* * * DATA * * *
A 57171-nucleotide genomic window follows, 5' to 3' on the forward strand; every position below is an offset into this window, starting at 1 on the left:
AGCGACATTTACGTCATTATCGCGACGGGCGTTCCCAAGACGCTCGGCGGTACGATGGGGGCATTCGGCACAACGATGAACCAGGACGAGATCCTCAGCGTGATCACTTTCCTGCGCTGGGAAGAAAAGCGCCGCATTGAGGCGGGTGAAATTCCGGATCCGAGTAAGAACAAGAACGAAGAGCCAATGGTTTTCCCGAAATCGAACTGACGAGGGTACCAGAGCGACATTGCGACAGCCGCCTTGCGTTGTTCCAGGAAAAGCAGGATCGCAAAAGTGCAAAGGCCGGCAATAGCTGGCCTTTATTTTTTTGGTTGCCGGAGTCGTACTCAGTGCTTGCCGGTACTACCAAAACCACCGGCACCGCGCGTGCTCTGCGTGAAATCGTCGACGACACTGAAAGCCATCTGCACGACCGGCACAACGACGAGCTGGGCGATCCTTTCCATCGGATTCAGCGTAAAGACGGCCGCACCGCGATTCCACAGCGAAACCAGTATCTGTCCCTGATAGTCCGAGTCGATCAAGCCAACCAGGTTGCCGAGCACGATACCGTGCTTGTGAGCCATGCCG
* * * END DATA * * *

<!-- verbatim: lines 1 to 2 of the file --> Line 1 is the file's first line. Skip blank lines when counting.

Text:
A 57171-nucleotide genomic window follows, 5' to 3' on the forward strand; every position below is an offset into this window, starting at 1 on the left:
AGCGACATTTACGTCATTATCGCGACGGGCGTTCCCAAGACGCTCGGCGGTACGATGGGGGCATTCGGCACAACGATGAACCAGGACGAGATCCTCAGCGTGATCACTTTCCTGCGCTGGGAAGAAAAGCGCCGCATTGAGGCGGGTGAAATTCCGGATCCGAGTAAGAACAAGAACGAAGAGCCAATGGTTTTCCCGAAATCGAACTGACGAGGGTACCAGAGCGACATTGCGACAGCCGCCTTGCGTTGTTCCAGGAAAAGCAGGATCGCAAAAGTGCAAAGGCCGGCAATAGCTGGCCTTTATTTTTTTGGTTGCCGGAGTCGTACTCAGTGCTTGCCGGTACTACCAAAACCACCGGCACCGCGCGTGCTCTGCGTGAAATCGTCGACGACACTGAAAGCCATCTGCACGACCGGCACAACGACGAGCTGGGCGATCCTTTCCATCGGATTCAGCGTAAAGACGGCCGCACCGCGATTCCACAGCGAAACCAGTATCTGTCCCTGATAGTCCGAGTCGATCAAGCCAACCAGGTTGCCGAGCACGATACCGTGCTTGTGAGCCATGCCG